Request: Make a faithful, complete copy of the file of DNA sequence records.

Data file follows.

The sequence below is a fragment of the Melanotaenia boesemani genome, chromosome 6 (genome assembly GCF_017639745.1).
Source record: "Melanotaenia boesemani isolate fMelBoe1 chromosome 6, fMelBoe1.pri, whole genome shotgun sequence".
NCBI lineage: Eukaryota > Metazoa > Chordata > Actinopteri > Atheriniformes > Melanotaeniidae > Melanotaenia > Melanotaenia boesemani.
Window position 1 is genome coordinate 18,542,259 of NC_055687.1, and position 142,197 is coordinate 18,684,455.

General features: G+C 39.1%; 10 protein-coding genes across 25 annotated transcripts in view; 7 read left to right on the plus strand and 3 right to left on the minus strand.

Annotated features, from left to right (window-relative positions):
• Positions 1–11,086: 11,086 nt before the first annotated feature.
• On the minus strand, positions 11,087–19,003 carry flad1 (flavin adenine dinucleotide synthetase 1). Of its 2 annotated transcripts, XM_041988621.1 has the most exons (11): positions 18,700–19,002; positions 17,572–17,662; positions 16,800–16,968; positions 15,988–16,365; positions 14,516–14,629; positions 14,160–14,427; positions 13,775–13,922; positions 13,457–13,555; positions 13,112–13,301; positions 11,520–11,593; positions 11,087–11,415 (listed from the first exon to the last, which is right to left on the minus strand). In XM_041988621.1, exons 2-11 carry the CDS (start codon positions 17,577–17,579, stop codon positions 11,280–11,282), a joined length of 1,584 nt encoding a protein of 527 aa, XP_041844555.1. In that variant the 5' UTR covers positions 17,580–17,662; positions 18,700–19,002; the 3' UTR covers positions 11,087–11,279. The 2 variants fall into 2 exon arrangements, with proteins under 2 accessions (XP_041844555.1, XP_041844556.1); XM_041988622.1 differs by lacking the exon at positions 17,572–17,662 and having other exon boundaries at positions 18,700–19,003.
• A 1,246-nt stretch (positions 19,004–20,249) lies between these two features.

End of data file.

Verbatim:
The sequence below is a fragment of the Melanotaenia boesemani genome, chromosome 6 (genome assembly GCF_017639745.1).
Source record: "Melanotaenia boesemani isolate fMelBoe1 chromosome 6, fMelBoe1.pri, whole genome shotgun sequence".
NCBI lineage: Eukaryota > Metazoa > Chordata > Actinopteri > Atheriniformes > Melanotaeniidae > Melanotaenia > Melanotaenia boesemani.
Window position 1 is genome coordinate 18,542,259 of NC_055687.1, and position 142,197 is coordinate 18,684,455.

General features: G+C 39.1%; 10 protein-coding genes across 25 annotated transcripts in view; 7 read left to right on the plus strand and 3 right to left on the minus strand.

Annotated features, from left to right (window-relative positions):
• Positions 1–11,086: 11,086 nt before the first annotated feature.
• On the minus strand, positions 11,087–19,003 carry flad1 (flavin adenine dinucleotide synthetase 1). Of its 2 annotated transcripts, XM_041988621.1 has the most exons (11): positions 18,700–19,002; positions 17,572–17,662; positions 16,800–16,968; positions 15,988–16,365; positions 14,516–14,629; positions 14,160–14,427; positions 13,775–13,922; positions 13,457–13,555; positions 13,112–13,301; positions 11,520–11,593; positions 11,087–11,415 (listed from the first exon to the last, which is right to left on the minus strand). In XM_041988621.1, exons 2-11 carry the CDS (start codon positions 17,577–17,579, stop codon positions 11,280–11,282), a joined length of 1,584 nt encoding a protein of 527 aa, XP_041844555.1. In that variant the 5' UTR covers positions 17,580–17,662; positions 18,700–19,002; the 3' UTR covers positions 11,087–11,279. The 2 variants fall into 2 exon arrangements, with proteins under 2 accessions (XP_041844555.1, XP_041844556.1); XM_041988622.1 differs by lacking the exon at positions 17,572–17,662 and having other exon boundaries at positions 18,700–19,003.
• A 1,246-nt stretch (positions 19,004–20,249) lies between these two features.